2.2. Intraoperative Fluorescence Imaging (IFI)/Indocyanine Green (ICG) Angiography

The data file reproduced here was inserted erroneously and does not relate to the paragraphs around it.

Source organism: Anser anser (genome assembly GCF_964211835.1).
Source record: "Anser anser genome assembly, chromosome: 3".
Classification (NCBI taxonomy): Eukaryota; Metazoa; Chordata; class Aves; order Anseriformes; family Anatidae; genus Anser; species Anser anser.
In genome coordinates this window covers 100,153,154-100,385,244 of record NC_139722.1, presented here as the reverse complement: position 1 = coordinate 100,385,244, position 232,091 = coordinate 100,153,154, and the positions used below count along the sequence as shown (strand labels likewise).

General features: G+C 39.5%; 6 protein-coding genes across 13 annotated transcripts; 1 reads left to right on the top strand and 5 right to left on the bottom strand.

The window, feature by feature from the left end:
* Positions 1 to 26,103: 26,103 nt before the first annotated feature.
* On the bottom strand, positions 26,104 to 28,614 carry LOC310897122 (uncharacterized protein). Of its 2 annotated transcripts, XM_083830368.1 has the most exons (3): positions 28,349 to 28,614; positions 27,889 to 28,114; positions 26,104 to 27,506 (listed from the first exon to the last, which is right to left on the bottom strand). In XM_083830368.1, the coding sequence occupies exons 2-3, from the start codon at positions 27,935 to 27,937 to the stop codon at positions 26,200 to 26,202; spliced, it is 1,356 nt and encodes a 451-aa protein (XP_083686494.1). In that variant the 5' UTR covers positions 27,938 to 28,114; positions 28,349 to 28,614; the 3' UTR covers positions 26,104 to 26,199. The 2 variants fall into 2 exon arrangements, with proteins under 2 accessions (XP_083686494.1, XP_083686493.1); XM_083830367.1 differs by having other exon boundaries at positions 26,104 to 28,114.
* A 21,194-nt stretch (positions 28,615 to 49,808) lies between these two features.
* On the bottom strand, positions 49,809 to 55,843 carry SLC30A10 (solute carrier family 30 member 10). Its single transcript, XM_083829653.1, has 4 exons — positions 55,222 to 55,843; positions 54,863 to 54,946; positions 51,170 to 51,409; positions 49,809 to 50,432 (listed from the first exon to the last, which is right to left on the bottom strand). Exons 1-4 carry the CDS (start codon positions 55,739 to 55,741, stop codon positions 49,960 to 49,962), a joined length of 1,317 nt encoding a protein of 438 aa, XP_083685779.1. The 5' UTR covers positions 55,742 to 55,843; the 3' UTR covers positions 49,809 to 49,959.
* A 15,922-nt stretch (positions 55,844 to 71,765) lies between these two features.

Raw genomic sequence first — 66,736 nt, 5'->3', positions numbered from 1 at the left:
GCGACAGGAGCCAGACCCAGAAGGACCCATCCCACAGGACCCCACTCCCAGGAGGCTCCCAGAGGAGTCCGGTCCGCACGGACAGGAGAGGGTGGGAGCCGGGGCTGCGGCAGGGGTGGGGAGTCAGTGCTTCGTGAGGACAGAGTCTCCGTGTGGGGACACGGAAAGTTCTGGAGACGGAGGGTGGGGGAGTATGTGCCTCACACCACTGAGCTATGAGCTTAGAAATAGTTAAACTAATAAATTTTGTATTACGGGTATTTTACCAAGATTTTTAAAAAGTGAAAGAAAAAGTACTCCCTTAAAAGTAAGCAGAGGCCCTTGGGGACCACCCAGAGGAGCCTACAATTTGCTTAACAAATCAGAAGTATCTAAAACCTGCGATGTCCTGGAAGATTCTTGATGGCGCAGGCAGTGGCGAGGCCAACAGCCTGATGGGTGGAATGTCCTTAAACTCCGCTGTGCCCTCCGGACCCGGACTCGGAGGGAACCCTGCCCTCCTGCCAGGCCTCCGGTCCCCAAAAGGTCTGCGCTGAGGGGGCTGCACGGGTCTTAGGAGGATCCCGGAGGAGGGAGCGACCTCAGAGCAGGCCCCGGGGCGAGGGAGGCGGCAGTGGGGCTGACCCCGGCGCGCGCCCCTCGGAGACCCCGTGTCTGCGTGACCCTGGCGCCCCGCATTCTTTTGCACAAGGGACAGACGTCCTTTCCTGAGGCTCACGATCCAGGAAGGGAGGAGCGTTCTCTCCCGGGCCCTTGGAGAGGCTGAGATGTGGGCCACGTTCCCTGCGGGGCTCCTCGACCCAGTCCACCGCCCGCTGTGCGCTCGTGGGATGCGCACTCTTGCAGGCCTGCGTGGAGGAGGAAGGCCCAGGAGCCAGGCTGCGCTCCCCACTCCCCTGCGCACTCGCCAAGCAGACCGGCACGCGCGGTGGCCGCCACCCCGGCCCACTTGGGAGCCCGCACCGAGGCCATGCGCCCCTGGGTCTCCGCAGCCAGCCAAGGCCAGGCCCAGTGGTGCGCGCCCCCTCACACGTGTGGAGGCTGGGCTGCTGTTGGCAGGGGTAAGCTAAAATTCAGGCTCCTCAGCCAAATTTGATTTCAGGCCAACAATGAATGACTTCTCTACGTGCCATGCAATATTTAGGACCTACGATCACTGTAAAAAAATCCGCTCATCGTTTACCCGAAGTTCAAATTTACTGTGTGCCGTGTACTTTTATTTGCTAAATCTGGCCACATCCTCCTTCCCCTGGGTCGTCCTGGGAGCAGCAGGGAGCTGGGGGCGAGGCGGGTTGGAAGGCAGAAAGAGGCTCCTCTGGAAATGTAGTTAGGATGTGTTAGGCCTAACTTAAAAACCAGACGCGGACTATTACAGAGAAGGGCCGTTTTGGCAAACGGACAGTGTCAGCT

Intraoperative fluorescence imaging is an intraoperative invasive angiography-like modality but uses fluorescent indocyanine green (ICG) dye. This is less invasive compared with catheter-based angiography. The dye is injected through the central vein and images of grafts, anastomosis, and native coronary vessels are achieved. ICG dye has been in clinical use for many decades but its use in quality assessment in CABG surgery started at the beginning of the 21st century [25][26][27]. Desai et al. performed a study of 120 patients with 348 grafts who performed ICG angiography intraoperatively. They found that 5 out of 120 patients (4.2%) had major graft problems which needed revision of anastomosis or construction of new grafts. Six patients with twenty-two grafts underwent X-ray angiography as a pilot study for a future randomized clinical trial. The sensitivity, specificity, PPV, and NPV of ICG compared with conventional angiography for more than 50% graft stenosis were 100% each. ICG detected 3 grafts to be dysfunctional and 19 grafts patent, and conventional angiography gave the same results. The authors concluded that ICG angiography could detect patients who needed graft revision and would otherwise have gone unnoticed [28]. Another study by Waseda et al. compared intraoperative transient time flow measurement (TTFM) with the IFI system. They analyzed 137 patients with 507 grafts with ICG angiography and found 21 grafts with unsatisfactory TTFM results to be acceptable by ICG angiography. At the same time, six grafts with acceptable TTFM results were considered graft failure by ICG angiography which needed immediate revision. The authors believed the IFI system enabled on-site assessment of the grafts and anastomosis and provided functional and morphological information [29]. Another OPCAB study by Oliver et al. included 38 patients with 124 grafts. Out of 124 grafts, 107 were analyzed. Out of 107 grafts, 4 grafts needed revision. Three grafts had anastomotic stenosis and one graft had conduit dissection. The authors believed that ICG images were equivalent to angiography without catheter insertion. Additionally, ICG images could help to show the course of coronaries that would be difficult to find in obese patients. They believed ICG-based imaging technology was feasible and easy to use for the assessment of graft quality and patency [30]. Desai et al. in a randomized control trial, compared ICG with conventional angiography in 46 patients with 139 grafts. There were two false-negative and no false-positive results on the ICG angiogram. Compared with a conventional angiogram, an ICG angiogram had 100% specificity and 83% sensitivity. They encouraged the use of ICG angiography during CABG surgery [31].